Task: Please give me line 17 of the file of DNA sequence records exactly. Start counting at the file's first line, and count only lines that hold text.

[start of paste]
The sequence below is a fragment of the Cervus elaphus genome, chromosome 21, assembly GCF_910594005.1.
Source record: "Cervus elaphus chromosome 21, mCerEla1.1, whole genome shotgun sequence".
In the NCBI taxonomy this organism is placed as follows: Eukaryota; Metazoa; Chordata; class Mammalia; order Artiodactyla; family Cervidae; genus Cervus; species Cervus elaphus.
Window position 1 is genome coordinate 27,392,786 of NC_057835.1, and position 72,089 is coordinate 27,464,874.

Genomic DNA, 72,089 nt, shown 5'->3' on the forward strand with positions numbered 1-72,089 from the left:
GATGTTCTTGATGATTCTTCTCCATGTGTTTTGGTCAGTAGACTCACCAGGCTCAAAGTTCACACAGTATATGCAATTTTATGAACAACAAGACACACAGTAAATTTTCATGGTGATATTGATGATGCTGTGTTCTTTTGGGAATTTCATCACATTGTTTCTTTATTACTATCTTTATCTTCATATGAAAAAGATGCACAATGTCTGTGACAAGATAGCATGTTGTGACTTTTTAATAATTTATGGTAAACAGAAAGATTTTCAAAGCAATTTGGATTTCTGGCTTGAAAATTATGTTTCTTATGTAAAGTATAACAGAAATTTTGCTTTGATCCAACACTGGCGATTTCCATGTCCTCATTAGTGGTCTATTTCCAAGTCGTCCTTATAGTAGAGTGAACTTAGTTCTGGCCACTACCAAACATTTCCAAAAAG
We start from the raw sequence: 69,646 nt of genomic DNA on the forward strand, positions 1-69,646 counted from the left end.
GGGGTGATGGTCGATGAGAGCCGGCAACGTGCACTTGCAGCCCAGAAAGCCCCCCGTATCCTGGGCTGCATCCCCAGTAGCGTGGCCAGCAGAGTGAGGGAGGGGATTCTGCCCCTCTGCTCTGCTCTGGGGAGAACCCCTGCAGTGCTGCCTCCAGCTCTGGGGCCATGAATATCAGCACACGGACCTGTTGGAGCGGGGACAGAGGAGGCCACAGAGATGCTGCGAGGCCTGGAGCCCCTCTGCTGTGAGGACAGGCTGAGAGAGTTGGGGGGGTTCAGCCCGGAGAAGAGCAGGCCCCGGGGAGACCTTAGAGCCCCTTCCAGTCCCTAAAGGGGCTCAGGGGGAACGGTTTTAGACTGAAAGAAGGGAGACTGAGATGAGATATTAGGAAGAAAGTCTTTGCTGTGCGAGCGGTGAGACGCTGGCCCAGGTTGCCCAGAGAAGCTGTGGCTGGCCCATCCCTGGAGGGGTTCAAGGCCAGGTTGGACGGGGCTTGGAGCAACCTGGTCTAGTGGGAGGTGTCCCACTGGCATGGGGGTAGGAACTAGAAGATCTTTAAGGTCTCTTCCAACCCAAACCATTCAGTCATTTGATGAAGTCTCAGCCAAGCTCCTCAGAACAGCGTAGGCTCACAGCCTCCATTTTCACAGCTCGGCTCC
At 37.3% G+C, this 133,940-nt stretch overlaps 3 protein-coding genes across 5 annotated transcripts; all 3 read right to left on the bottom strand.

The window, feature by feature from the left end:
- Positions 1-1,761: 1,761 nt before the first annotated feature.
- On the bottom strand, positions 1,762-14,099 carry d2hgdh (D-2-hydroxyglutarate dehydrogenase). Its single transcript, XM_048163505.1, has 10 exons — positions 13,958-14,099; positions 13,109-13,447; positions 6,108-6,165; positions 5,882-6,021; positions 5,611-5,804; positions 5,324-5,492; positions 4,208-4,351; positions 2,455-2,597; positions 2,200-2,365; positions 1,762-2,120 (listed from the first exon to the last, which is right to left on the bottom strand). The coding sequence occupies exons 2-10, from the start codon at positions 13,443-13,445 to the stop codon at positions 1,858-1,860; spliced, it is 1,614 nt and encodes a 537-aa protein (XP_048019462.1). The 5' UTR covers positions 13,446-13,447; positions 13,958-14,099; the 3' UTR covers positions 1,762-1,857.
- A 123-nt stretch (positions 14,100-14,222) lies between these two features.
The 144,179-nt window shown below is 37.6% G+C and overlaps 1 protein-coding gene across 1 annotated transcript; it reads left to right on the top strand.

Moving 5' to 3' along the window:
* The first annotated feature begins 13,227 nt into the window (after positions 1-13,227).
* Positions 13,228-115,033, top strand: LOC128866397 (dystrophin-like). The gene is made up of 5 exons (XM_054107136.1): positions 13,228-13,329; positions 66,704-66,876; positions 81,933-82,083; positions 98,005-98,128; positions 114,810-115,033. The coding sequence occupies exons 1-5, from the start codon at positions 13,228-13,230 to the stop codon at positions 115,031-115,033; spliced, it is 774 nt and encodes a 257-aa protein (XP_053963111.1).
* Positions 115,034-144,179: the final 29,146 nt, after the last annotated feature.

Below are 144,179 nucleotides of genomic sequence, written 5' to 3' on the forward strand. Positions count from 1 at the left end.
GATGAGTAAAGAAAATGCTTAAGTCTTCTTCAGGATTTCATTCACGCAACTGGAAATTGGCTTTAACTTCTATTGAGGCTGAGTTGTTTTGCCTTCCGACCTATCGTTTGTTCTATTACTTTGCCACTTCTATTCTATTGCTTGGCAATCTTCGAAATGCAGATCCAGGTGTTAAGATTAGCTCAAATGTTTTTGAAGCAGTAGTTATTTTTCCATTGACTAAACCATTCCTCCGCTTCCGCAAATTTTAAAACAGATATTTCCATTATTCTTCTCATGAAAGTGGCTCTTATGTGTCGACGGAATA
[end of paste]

* Positions 13,228-115,033, top strand: LOC128866397 (dystrophin-like). The gene is made up of 5 exons (XM_054107136.1): positions 13,228-13,329; positions 66,704-66,876; positions 81,933-82,083; positions 98,005-98,128; positions 114,810-115,033. The coding sequence occupies exons 1-5, from the start codon at positions 13,228-13,230 to the stop codon at positions 115,031-115,033; spliced, it is 774 nt and encodes a 257-aa protein (XP_053963111.1).